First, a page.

What You Need to Know About Facebook Reactions

(Featured image via Tech Insider)

On February 24, 2016, Facebook launched an update that was a long time coming – Facebook Reactions. Since the advent of the Like button the public has asked for its counterpart, a dislike button. Though Facebook didn’t give its users exactly what they wanted, the world’s largest social network did release 5 other “reactions:” Love, Haha, Wow, Sad and Angry. Facebook CEO and Founder Mark Zuckerberg made the announcement via his Facebook Page (naturally):

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Zuckerberg argued that not every post calls for a Like and thus 5 Reactions were released in order to fill this void.

 

Users React to Facebook Reactions

Some people were delighted by the release:

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While others were skeptical:

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In December 2014, Mark Zuckerberg explained why a Dislike button would never appear on Facebook saying:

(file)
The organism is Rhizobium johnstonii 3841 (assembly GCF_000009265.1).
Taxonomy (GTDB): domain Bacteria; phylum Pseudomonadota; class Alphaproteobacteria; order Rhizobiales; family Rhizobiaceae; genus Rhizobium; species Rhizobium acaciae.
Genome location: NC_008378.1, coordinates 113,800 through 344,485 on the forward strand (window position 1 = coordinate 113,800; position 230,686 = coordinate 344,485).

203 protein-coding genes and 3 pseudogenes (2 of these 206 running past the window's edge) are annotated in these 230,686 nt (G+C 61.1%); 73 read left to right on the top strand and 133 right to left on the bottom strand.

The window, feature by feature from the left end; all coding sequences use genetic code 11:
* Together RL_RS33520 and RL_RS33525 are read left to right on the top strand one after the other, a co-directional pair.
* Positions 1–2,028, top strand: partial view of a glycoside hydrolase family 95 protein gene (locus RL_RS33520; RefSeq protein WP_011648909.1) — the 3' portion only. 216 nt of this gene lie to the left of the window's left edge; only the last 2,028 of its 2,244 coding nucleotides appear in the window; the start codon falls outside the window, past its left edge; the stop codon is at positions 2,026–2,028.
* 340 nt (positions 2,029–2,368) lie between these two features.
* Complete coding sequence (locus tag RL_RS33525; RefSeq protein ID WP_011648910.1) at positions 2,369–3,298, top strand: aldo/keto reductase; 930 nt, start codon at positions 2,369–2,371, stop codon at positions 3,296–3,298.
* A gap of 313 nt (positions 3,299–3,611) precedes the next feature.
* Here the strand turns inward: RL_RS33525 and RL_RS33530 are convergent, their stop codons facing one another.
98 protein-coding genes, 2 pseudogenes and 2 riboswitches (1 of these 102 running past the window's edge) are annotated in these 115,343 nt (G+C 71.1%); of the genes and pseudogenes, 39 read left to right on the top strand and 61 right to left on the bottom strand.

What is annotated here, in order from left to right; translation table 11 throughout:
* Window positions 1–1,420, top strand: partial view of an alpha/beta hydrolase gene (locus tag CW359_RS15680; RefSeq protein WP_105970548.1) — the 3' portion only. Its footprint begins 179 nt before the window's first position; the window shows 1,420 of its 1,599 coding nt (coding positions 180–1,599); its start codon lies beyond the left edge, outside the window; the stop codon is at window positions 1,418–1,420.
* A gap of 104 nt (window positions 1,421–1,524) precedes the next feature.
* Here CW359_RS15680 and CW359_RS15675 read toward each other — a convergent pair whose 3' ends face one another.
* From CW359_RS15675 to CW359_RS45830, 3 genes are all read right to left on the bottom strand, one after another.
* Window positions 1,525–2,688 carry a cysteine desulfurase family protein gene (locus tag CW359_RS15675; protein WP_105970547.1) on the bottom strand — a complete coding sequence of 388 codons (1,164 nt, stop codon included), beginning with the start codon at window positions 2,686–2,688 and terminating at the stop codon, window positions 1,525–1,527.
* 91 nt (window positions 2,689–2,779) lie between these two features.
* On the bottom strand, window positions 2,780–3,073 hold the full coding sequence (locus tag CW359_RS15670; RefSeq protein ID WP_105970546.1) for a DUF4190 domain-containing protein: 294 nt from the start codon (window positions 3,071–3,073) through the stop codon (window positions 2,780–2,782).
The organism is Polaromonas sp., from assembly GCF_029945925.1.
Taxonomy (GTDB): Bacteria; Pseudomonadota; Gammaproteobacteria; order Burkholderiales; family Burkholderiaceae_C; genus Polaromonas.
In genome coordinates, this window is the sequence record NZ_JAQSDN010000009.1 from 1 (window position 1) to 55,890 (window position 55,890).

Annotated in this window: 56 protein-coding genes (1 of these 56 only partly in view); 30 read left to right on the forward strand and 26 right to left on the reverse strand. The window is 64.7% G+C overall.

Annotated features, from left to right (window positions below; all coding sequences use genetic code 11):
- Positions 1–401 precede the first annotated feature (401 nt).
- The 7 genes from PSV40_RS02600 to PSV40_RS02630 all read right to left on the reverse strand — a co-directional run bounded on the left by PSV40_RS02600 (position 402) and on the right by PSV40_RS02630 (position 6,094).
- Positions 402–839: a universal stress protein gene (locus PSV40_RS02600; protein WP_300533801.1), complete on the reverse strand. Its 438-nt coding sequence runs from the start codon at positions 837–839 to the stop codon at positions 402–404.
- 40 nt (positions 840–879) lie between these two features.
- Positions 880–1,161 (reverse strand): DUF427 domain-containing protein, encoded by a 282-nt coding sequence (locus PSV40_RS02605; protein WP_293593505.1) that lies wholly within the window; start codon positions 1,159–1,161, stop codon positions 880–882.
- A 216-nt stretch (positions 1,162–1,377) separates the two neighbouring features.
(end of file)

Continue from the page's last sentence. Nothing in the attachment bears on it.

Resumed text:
“The like button is really valuable because it’s a way for you to very quickly express a positive emotion or sentiment when someone puts themselves out there and shares something. Some people have asked for a dislike button because they want to be able to say, ‘That thing isn’t good.’ That’s not something that we think is good. We’re not going to build that, and I don’t think there needs to be a voting mechanism on Facebook about whether posts are good or bad. I don’t think that’s socially very valuable or good for the community to help people share the important moments in their lives.”

And upon the launch of Reactions, Geoff Teehan, Product Design Director at Facebook, posted a lengthy post on Medium describing Reactions and the lack of a Dislike button:

“People need a much higher degree of sophistication and richness in what choices we provide for their communications. Binary ‘like’ and ‘dislike’ doesn’t properly reflect how we react to the vast array of things we encounter in our real lives.”

Others have speculated a Dislike button will never appear because advertisers will “dislike” it if their advertising dollars are spent being publicly ridiculed on the platform and thus may take their business elsewhere.